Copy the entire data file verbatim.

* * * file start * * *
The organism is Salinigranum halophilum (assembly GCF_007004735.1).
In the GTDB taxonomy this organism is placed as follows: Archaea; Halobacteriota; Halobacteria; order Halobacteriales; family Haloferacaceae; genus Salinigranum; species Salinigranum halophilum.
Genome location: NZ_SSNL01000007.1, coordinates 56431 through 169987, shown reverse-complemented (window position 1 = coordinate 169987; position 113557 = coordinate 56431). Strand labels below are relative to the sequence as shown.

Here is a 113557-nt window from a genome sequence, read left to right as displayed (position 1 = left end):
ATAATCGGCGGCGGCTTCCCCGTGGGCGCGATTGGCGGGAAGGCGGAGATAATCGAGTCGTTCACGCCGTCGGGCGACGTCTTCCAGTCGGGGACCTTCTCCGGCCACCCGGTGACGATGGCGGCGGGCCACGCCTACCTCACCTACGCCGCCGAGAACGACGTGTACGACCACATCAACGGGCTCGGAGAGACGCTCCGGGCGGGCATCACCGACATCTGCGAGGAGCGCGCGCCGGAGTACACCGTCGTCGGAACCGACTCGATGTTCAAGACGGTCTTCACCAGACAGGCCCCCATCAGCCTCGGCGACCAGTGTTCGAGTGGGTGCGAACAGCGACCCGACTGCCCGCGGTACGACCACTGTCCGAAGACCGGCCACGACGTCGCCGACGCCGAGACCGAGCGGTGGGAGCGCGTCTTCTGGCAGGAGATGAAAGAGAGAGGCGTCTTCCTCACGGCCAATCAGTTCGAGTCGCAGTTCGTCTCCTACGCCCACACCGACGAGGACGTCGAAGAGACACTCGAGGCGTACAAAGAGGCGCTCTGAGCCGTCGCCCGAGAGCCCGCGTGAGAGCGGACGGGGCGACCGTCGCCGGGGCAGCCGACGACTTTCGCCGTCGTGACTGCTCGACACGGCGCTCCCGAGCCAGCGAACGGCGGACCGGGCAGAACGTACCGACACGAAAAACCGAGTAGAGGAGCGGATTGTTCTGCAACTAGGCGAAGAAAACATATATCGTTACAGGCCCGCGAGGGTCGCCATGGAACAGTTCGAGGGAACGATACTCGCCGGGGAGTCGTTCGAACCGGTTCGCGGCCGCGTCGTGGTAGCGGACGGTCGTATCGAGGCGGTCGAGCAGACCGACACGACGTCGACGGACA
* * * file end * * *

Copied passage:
The organism is Salinigranum halophilum (assembly GCF_007004735.1).
In the GTDB taxonomy this organism is placed as follows: Archaea; Halobacteriota; Halobacteria; order Halobacteriales; family Haloferacaceae; genus Salinigranum; species Salinigranum halophilum.
Genome location: NZ_SSNL01000007.1, coordinates 56431 through 169987, shown reverse-complemented (window position 1 = coordinate 169987; position 113557 = coordinate 56431). Strand labels below are relative to the sequence as shown.

Here is a 113557-nt window from a genome sequence, read left to right as displayed (position 1 = left end):
ATAATCGGCGGCGGCTTCCCCGTGGGCGCGATTGGCGGGAAGGCGGAGATAATCGAGTCGTTCACGCCGTCGGGCGACGTCTTCCAGTCGGGGACCTTCTCCGGCCACCCGGTGACGATGGCGGCGGGCCACGCCTACCTCACCTACGCCGCCGAGAACGACGTGTACGACCACATCAACGGGCTCGGAGAGACGCTCCGGGCGGGCATCACCGACATCTGCGAGGAGCGCGCGCCGGAGTACACCGTCGTCGGAACCGACTCGATGTTCAAGACGGTCTTCACCAGACAGGCCCCCATCAGCCTCGGCGACCAGTGTTCGAGTGGGTGCGAACAGCGACCCGACTGCCCGCGGTACGACCACTGTCCGAAGACCGGCCACGACGTCGCCGACGCCGAGACCGAGCGGTGGGAGCGCGTCTTCTGGCAGGAGATGAAAGAGAGAGGCGTCTTCCTCACGGCCAATCAGTTCGAGTCGCAGTTCGTCTCCTACGCCCACACCGACGAGGACGTCGAAGAGACACTCGAGGCGTACAAAGAGGCGCTCTGAGCCGTCGCCCGAGAGCCCGCGTGAGAGCGGACGGGGCGACCGTCGCCGGGGCAGCCGACGACTTTCGCCGTCGTGACTGCTCGACACGGCGCTCCCGAGCCAGCGAACGGCGGACCGGGCAGAACGTACCGACACGAAAAACCGAGTAGAGGAGCGGATTGTTCTGCAACTAGGCGAAGAAAACATATATCGTTACAGGCCCGCGAGGGTCGCCATGGAACAGTTCGAGGGAACGATACTCGCCGGGGAGTCGTTCGAACCGGTTCGCGGCCGCGTCGTGGTAGCGGACGGTCGTATCGAGGCGGTCGAGCAGACCGACACGACGTCGACGGACA